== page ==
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Quantitative data of Ready Mixed Concrete suppliers in the world industry will be collected regard to size, location, initial investment, and the type of the plants and will be customized to suit the Ethiopian construction context. From this data collected on the industry’s status. I will be able to indicate the feasibility of the introduction of the industry to our country’s construction industry with respect to the benefit of the Ready Mixed Concrete by minimizing its disadvantages. The next phase of research will be observational research of the process that takes place to determine which party will responsible for what type of failure or inconveniences in the supply of Ready Mixed Concrete from the Ready Mixed Concrete suppliers in Ethiopia and how to enhance and change their experience in to Ready Mixed Concrete Industry of Ethiopia. This will most likely include sitting in on meetings between the contractors, Ready Mixed Concrete suppliers, owners of the project, and project managers on site. Time Table: September 2008: Selection of advisor from department in intended research area. Definition of thesis topic was finalized and the initial search for literature began. November 2008: Complete literature survey of Ready Mixed Concrete Industry. Begin formal thesis introduction on researched material. Thesis proposal is completed and handed in. December 2008: Analyze gathered data from World wide Ready Mixed Concrete industry. Collect extra data from local sources and complete discussion and recommendation, and conclusion sections of thesis. March 2009: Revise completed rough draft and prepare final thesis presentation.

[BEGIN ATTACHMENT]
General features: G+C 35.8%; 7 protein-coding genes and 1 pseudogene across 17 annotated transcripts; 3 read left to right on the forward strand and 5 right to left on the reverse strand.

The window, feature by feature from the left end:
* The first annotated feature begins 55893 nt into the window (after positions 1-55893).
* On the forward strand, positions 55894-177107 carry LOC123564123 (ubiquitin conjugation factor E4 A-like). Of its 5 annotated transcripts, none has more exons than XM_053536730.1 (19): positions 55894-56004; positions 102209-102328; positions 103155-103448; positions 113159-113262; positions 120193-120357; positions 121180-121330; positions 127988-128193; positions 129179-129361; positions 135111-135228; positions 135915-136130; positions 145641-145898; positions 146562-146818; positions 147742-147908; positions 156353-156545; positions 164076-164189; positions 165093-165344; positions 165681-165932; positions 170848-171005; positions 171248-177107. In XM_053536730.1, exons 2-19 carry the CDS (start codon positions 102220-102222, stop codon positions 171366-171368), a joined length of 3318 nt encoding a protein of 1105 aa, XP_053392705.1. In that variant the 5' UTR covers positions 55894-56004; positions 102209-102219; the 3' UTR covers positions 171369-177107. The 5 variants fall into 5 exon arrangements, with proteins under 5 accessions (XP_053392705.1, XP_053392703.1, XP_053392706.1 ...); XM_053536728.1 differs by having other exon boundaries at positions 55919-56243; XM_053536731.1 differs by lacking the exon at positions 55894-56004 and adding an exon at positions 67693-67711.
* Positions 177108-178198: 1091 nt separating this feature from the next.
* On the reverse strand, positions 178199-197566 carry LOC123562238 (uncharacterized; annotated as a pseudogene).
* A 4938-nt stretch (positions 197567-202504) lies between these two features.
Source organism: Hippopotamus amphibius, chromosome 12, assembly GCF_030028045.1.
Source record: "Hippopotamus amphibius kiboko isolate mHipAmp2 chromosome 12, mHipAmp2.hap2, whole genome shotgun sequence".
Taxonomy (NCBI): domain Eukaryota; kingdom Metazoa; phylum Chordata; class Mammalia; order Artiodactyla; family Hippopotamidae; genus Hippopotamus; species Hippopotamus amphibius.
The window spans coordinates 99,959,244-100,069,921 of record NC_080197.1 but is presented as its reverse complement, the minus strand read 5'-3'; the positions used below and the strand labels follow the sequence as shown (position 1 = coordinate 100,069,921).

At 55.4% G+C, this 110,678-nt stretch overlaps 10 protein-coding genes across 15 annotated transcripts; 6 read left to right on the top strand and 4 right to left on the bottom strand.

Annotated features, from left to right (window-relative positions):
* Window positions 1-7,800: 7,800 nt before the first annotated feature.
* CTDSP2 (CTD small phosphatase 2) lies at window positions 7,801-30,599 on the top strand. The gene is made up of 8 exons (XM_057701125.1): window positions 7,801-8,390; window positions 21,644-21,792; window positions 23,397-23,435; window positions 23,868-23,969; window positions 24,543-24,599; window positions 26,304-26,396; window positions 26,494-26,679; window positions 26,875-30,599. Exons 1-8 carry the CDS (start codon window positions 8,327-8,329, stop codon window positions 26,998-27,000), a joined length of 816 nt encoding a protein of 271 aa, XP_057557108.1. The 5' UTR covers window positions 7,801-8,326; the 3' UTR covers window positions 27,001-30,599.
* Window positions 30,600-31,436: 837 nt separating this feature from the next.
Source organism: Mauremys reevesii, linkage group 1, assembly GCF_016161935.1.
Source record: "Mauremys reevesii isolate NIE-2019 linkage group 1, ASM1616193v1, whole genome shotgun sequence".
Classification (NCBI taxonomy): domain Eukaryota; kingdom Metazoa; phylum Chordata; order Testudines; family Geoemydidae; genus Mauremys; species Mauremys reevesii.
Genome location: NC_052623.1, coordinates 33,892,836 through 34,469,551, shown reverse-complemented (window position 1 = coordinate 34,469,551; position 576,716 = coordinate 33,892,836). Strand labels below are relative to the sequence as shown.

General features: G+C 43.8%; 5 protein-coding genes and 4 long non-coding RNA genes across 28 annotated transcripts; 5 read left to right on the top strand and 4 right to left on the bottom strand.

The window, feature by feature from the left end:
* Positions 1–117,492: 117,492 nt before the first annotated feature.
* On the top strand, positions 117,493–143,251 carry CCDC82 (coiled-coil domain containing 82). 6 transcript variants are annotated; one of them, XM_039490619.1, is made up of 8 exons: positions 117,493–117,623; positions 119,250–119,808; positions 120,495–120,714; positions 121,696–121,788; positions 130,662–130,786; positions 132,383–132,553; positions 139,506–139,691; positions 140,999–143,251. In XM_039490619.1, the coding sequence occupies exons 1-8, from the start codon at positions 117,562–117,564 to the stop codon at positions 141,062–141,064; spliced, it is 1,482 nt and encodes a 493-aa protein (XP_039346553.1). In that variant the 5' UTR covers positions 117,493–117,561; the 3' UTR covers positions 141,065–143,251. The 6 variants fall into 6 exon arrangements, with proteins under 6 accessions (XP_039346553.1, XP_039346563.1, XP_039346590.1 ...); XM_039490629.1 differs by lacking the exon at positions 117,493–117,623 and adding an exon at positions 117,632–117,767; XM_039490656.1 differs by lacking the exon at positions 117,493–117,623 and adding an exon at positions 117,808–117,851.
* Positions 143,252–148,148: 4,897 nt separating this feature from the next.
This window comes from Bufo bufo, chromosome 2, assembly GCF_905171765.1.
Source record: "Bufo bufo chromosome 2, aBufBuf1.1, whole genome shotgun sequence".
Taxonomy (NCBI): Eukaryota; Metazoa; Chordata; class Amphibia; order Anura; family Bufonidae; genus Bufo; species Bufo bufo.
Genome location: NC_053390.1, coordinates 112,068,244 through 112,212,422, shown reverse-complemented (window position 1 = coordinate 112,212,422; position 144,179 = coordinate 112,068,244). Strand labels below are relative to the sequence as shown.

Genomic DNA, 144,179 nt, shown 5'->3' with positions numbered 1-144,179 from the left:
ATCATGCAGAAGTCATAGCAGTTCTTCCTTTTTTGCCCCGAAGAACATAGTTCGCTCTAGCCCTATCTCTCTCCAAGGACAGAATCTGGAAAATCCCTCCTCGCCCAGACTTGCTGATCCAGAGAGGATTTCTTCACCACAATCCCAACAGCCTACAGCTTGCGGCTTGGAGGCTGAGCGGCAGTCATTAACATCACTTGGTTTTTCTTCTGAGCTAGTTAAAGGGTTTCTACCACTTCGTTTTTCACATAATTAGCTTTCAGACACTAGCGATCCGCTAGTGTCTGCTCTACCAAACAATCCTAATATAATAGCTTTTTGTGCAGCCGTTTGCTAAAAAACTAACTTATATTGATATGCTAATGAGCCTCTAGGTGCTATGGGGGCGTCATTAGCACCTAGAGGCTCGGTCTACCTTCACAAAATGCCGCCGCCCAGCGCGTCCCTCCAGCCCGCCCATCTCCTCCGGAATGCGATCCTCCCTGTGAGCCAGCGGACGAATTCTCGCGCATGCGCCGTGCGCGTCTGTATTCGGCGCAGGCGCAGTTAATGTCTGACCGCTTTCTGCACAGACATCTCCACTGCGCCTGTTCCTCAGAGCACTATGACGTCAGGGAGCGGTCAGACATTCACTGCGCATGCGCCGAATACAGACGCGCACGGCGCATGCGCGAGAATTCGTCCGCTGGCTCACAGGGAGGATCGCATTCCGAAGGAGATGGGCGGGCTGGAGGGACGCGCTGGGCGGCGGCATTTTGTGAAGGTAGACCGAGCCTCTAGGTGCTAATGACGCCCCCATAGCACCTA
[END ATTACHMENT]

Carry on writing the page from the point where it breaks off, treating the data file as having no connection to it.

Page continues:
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Chapter Outline of Thesis: Chapter 1: Introduction 1.1 Objectives and Motivation 1.2 Thesis Organization Chapter 2: Observation of the Ready Mixed Concrete Industry 2.1 Visual Assessment 2.2 Types of Batching Plants in the market 2.3 Process adopted for different types of plants Chapter 3: Economical and Environmental Analysis 3.1 Initial cost of the plant 3.2 Construction site location 3.3 Placing and Handling of Concrete Mix 3.4 Temperature Change effects on the supply 3.5 Delivery Methods 3.5 Distance Vs. economy consideration Chapter 4: Technological benefits of the Ready Mixed Concrete 4.1 Intrinsic Cracks 4.1.1 Plastic Shrinkage 4.1.2 Plastic Settlement 4.1.3 Early Thermal Contraction Cracks 4.1.4 Long-term Shrinkage 4.1.5 Crazing Cracks 4.1.6 Corrosion of Reinforcements 4.1.7 Alkali-Aggregate Reaction 4.2 Flexural and Shear Cracks 4.3 Temperature Cracks 4.4 Manufacturing and Shipment Cracks 4.5 Structural vs. Non-Structural 4.6 Cracks due to Inadequate Loading 4.6.1 Shear Cracks 4.6.2 Torsion Cracks 4.6.3 Tensile Cracks 4.6.4 Compression Cracks 4.6.5 Flexural Cracks 4.7 Miscellaneous Cracks Chapter 5: Feasibility of the industry to Ethiopian construction industry 5.1 The plant Operation System 5.1.1 Batching plant types 5.1.2 Central Batching type 5.1.3 Method of Mixing

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5.1.4 Site Layout 5.1.5 Auxiliary equipments on site 5.1.6 Method of supply of Cement 5.1.7 Material storage requirements 5.1.8 Working hour considerations 5.2 Technological Advancements 5.2.1 Automated Plants 5.2.2 Customization of Products 5.2.3 Logistical advancements Chapter 6: Responsibility and Specifications of Ready Mixed Concrete 6.1 Designer 6.2 Contractor 6.3 Owner 6.4 Supplier Chapter 7: Discussion and Conclusions Chapter8: Summary and Recommendations; Future Research

Resources:

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A.R. Santhakumar, Concrete Technology,Emeritus professor, Department of Civil engineering,Indian institute of technology (Madras) Chennai1st edition, 2007 National Ready Mixed Concrete Association journal Concrete in practice what, why, and how? CIP-31-Ordering Ready Mixed Concrete Chad Syverson, Associate Professor of Economics, University of Chicago, Chicago, Illinois, and Faculty Research Fellow, National Bureau of Economic Research, Cambridge, Massachusetts, Journal of Economic Perspective, Markets, Ready-Mixed Concrete U.S Army Corps of Engineers. Evaluation and Repair of Concrete Structures. June, 1995. Accessed, October 2003.